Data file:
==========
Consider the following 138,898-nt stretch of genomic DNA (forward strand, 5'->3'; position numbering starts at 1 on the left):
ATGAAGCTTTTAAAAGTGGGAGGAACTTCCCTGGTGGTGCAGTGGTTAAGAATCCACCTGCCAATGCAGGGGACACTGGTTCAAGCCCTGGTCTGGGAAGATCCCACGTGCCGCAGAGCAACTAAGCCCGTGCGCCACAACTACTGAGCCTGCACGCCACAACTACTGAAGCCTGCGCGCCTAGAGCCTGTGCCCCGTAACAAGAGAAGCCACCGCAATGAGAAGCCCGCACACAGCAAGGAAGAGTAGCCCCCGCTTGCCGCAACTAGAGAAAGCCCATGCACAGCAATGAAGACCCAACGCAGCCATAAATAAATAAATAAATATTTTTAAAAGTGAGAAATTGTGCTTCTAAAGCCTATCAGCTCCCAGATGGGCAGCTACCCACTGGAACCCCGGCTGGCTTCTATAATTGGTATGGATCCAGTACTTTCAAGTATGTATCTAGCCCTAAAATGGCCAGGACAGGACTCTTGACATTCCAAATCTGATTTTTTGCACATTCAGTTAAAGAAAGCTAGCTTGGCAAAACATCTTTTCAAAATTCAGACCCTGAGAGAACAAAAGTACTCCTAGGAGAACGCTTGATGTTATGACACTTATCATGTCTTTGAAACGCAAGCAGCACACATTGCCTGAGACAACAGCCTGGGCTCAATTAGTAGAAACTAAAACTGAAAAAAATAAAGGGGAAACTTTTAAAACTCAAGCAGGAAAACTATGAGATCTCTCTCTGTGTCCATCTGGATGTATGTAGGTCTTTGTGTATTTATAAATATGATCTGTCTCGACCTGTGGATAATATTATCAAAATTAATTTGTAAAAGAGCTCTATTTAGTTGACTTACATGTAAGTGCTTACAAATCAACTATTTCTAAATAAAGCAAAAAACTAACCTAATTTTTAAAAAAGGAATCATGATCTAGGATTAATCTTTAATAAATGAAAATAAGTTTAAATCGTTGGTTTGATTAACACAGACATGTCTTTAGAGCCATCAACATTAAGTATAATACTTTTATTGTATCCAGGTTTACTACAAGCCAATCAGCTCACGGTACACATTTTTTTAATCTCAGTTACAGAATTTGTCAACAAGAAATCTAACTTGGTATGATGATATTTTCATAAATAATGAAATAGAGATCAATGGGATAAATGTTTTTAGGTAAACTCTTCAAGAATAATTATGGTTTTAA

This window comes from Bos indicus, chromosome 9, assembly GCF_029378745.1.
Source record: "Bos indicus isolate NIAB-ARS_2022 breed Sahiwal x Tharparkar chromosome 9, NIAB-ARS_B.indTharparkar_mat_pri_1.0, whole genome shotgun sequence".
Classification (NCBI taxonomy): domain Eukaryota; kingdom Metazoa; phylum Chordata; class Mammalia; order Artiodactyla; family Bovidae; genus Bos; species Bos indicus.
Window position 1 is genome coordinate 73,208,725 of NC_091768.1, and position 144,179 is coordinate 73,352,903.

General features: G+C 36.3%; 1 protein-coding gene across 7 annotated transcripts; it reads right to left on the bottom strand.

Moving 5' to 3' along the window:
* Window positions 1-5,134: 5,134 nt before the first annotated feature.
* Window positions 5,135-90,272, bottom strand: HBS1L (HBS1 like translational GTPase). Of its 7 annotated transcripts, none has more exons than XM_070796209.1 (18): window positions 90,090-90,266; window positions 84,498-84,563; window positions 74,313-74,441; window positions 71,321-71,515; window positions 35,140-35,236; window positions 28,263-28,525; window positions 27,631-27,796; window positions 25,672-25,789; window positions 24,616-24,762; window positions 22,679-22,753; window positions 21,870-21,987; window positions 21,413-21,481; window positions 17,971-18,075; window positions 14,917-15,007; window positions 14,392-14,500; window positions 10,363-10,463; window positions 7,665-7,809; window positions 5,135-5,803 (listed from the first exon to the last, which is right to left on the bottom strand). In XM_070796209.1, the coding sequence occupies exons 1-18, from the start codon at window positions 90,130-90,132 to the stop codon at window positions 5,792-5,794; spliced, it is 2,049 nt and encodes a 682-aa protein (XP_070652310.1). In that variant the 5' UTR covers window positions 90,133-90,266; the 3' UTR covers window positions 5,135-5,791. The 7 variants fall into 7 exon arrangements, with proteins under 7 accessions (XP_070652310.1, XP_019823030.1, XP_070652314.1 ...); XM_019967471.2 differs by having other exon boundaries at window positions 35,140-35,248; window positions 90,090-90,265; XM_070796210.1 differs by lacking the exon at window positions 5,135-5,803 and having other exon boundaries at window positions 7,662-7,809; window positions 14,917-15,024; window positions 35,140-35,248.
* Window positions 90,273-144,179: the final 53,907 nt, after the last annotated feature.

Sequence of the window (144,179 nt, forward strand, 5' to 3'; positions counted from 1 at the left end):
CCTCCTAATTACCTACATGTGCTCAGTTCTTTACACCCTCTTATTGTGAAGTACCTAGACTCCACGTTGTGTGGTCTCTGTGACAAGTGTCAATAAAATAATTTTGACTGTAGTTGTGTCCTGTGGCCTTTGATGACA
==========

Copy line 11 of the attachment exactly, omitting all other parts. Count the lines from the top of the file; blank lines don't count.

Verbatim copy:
* Window positions 90,273-144,179: the final 53,907 nt, after the last annotated feature.